Azure SQL Database now supports powerful geo-replication features for all service tiers

Business continuity has just gotten a new and improved way of providing consistent access to Azure SQL Server databases. Azure SQL Database now supports powerful geo-replication features for all service tiers. Read that again: for ALL service tiers!

Now, anyone who’s ever worked on providing business continuity knows this is hard to do and get right than it sounds. Whether you use SQL Server databases or other mature and quality ways of persisting data you know from experience that maintaining a consistent copy of your data read/write is a challenge.

The way to deal with that challenge is often to have one read/write master copy and have one or more read only copies. The idea is that during a disaster you’ll be able to serve the majority of your needs with a a read only copy and have at least a basic, good enough service until the issue is fixed or a new read/write copy comes on line. It all sounds great but achieving this and maintaining access to the data during a full blow disaster isn’t easy. You need multiple geographical locations and provide access to them. The latter preferably transparent to the clients. These are case where public cloud computing shines and now more then ever as Azure SQL Database now supports powerful geo-replication features for all service tiers.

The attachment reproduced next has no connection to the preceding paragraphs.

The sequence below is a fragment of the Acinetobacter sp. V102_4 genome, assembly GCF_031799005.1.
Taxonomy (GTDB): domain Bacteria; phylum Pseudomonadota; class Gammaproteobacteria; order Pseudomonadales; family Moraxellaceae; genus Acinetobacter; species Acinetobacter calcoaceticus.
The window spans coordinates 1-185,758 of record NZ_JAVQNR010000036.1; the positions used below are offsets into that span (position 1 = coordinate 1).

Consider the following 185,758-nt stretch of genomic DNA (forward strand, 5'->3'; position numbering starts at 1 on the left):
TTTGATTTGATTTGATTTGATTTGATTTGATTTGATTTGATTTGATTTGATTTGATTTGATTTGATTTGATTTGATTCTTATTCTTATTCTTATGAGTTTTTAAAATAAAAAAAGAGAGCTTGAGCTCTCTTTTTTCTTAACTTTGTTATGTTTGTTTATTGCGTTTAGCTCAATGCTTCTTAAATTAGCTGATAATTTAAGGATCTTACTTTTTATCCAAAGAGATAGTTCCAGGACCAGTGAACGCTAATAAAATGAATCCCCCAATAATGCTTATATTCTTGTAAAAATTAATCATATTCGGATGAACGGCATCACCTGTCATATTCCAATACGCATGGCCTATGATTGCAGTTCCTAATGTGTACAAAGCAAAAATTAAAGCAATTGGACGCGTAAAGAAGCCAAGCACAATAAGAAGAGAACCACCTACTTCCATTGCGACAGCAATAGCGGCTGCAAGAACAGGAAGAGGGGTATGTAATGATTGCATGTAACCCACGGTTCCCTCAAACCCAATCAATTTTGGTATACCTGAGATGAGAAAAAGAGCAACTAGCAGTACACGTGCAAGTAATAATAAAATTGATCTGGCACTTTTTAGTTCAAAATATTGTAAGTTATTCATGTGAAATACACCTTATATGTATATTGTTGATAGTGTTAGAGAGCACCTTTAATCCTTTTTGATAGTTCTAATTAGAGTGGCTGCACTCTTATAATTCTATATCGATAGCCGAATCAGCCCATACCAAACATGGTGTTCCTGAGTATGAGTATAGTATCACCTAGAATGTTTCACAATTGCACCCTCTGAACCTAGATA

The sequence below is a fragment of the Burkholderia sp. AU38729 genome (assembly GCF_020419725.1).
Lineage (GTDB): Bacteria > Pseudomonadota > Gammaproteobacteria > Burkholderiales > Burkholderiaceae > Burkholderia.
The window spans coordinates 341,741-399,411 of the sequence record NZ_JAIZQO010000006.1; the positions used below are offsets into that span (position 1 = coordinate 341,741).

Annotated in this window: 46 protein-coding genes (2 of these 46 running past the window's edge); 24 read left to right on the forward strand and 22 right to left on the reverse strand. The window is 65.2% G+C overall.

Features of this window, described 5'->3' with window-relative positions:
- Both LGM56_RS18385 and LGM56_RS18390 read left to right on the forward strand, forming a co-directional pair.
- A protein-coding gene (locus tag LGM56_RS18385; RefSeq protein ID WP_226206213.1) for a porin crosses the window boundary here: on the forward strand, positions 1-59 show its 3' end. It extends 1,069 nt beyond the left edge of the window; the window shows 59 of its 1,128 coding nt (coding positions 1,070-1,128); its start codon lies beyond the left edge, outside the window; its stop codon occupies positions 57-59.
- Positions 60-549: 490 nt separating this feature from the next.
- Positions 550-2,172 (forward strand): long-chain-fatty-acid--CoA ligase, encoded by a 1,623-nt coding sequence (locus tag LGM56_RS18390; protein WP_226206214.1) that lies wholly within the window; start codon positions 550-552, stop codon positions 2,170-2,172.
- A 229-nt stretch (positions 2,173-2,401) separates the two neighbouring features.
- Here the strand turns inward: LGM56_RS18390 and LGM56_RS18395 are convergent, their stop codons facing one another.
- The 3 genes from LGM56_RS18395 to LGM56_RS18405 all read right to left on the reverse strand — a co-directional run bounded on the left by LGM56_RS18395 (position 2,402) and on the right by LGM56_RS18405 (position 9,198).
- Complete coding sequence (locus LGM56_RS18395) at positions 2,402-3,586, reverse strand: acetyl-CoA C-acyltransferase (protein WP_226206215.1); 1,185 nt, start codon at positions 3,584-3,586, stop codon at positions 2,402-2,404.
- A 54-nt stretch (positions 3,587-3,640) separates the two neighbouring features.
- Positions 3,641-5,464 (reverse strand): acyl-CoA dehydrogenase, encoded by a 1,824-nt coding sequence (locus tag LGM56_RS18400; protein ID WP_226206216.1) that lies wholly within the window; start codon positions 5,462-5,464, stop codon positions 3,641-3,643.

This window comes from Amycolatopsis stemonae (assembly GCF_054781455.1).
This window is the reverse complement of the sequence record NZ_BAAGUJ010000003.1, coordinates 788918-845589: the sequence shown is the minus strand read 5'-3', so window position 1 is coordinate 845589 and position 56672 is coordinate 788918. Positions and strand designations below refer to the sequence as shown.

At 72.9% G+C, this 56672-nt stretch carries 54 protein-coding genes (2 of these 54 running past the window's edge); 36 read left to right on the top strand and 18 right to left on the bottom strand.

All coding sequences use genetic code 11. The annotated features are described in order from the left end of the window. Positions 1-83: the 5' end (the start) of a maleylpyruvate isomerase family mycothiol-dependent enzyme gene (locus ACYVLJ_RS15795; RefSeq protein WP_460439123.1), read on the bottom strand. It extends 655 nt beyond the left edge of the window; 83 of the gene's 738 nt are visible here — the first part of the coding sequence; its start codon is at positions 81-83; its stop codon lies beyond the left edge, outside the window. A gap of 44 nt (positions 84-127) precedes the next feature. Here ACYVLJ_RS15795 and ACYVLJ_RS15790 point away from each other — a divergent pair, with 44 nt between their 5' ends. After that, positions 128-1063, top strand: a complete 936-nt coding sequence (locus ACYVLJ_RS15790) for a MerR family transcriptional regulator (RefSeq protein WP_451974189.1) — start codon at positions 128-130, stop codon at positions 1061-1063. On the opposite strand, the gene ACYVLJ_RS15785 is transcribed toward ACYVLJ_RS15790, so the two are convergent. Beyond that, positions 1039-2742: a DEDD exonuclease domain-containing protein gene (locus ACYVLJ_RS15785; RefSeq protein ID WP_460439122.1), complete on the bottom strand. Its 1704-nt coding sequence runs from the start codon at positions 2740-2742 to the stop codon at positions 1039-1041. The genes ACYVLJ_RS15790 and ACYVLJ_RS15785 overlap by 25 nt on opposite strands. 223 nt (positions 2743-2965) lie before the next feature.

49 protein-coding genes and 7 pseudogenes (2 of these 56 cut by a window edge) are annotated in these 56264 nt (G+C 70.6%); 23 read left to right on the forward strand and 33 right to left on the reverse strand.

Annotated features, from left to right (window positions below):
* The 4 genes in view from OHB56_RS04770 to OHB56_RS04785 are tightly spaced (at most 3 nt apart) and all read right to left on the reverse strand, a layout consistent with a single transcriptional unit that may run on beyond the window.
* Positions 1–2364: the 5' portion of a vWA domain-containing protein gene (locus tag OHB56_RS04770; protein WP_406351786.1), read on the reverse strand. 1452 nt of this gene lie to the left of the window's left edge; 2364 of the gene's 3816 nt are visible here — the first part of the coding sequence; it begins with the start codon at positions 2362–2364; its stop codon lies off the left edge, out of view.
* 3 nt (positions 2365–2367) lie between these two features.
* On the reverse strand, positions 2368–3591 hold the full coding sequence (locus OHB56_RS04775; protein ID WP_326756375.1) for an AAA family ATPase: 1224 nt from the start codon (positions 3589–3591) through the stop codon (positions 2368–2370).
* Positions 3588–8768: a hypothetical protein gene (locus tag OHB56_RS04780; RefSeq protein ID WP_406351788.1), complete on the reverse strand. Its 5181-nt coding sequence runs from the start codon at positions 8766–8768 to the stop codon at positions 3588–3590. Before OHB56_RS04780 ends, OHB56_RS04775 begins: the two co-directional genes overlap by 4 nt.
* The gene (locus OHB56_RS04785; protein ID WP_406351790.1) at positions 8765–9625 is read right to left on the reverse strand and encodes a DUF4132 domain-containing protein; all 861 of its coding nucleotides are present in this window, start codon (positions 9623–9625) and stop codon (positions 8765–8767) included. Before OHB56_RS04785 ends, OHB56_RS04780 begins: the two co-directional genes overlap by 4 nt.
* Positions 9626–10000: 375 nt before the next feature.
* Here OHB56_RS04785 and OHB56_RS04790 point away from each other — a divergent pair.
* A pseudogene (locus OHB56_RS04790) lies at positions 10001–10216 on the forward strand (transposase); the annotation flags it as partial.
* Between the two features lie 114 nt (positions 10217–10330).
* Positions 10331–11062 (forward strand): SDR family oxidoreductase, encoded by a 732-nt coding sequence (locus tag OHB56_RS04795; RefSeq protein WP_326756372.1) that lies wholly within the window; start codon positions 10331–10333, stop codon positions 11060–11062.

There’s no more need to upgrade to premium and this capability replaces standard geo replication. Business continuity is rapidly becoming a de facto way of designing and building apps as the cost & complexity blocking this are being torn down.

A reality Check On Disaster Recovery & Business Continuity